The predictive models used to identify new “market white space” for growth are leveraging new machine learning tools to increase the probability that your next franchisee or store manager will be successful, thereby improving the average earnings from the network. Furthermore, these models are capable of informing decisions not only about what markets to expand to, but also simultaneously store size, format and internal design. 


Predicting White Space Market Performance

In any retail operation, there are store locations in the network that historically perform better than others. There are various reasons for that - site characteristics, management and operational efficiency, consumer demand, and competition/related real estate (market anchors). The first step is to ensure you are selecting the right “market.” The second step is to secure the right “site” in that market.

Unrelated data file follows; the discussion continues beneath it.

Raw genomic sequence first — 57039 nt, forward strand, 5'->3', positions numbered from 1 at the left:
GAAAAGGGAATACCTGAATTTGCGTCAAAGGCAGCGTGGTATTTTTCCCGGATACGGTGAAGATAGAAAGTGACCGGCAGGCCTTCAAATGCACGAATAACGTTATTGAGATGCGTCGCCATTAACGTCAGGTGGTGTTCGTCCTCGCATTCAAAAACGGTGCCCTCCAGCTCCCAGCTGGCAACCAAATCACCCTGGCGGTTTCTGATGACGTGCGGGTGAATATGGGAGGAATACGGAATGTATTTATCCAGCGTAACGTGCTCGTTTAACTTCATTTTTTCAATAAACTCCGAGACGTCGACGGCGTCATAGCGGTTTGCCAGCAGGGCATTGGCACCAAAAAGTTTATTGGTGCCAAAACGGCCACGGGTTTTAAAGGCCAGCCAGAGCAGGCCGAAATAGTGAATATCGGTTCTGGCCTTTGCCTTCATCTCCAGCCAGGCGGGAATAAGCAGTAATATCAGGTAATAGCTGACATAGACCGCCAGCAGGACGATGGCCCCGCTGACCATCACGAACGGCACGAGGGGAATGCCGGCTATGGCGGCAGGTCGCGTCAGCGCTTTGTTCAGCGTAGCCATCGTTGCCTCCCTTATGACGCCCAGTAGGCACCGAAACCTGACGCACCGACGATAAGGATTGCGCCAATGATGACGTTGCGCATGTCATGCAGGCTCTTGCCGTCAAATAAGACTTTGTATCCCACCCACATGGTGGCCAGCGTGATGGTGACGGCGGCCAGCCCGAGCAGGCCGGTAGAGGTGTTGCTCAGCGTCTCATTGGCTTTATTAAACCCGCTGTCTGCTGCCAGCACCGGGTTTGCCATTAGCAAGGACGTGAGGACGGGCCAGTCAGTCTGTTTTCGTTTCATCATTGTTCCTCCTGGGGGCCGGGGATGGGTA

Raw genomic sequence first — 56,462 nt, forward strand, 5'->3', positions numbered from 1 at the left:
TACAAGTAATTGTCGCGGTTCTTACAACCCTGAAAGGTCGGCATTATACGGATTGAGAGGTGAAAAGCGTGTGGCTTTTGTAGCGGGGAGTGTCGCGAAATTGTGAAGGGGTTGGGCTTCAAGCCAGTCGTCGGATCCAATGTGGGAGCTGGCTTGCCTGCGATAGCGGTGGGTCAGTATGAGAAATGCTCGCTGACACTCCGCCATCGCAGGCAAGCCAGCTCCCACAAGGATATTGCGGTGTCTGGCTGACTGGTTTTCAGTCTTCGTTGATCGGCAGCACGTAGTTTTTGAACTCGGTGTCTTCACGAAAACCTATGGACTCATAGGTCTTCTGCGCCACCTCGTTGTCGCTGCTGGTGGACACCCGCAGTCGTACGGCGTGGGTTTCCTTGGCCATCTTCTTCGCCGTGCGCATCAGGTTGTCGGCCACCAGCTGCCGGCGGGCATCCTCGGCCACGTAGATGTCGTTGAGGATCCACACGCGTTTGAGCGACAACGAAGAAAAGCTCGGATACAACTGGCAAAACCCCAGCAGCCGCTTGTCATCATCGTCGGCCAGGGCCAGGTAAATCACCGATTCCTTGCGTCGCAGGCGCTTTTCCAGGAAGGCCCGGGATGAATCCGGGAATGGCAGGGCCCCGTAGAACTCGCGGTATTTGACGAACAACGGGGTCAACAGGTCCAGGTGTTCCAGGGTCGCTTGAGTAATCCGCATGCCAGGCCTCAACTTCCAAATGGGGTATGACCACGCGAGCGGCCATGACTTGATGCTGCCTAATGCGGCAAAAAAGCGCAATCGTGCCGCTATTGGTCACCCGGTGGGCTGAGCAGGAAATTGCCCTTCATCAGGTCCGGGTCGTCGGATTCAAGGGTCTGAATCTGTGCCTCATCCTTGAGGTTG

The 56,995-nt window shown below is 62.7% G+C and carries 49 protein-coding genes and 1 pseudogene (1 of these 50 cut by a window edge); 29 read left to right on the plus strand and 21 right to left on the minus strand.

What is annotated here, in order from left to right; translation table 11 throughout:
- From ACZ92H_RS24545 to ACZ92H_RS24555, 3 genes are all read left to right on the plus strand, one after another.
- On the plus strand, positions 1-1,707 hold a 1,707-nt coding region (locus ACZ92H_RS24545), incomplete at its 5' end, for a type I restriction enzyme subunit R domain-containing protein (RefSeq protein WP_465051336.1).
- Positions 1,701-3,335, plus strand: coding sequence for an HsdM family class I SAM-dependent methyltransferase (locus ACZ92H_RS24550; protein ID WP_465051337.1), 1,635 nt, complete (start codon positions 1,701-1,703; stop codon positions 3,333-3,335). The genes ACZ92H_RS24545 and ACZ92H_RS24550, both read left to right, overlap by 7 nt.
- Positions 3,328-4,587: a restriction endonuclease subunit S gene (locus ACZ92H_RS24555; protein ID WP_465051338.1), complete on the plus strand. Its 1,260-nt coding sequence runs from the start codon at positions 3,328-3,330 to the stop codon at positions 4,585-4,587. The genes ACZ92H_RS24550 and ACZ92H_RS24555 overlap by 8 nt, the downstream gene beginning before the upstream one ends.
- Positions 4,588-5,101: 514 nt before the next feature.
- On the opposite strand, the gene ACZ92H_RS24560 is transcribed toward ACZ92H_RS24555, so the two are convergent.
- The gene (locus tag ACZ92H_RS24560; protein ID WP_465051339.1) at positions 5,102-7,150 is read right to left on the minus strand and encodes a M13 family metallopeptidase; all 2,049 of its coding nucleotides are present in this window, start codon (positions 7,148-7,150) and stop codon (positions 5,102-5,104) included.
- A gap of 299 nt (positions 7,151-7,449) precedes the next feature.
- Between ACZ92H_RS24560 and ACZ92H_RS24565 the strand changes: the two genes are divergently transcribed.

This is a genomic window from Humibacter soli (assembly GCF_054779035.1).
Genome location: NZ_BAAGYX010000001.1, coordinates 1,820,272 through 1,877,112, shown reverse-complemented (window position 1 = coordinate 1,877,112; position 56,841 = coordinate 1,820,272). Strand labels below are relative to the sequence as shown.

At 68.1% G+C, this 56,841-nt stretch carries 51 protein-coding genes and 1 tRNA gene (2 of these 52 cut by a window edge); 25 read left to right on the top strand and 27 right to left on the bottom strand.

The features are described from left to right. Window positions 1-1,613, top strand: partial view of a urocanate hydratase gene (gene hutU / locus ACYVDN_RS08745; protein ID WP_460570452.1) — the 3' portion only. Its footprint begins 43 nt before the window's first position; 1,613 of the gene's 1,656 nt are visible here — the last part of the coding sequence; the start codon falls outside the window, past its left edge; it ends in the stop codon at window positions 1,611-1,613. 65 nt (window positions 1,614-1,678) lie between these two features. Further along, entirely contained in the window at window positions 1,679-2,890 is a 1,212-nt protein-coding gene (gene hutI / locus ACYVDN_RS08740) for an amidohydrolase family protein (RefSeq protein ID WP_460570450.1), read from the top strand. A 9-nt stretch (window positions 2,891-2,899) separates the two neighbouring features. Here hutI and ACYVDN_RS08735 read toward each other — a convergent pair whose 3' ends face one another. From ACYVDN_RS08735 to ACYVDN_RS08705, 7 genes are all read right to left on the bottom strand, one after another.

The trick to finding the right white space market is to figure out which factors have the most influence on a market's potential value, independent of the site characteristics of a specific piece of dirt. If you can identify those factors, then you can score markets on the basis of the key factors that are associated with high performing markets in your existing network - that is, you want to find look-alike high-performing markets. Brokers will love you if you can narrow down their search and allow them to focus on what they do best: finding the right listings! 


The factors that drive success

In our experience, the factors that influence the value of a new market fall into one of four areas:

  1. Trade Area Profiles;
  2. Urban-Rural Classification of the Trade Area; 
  3. Consumer/Customer Preferences; and, 
  4. Competition and Other Retail Profile. 


Trade Area Profiles (demographics, socioeconomic)

The concept of a “retail trade area” has been around a long, long time. By broad definition, a retail trade area is the geographic area that a retail store draws customers from.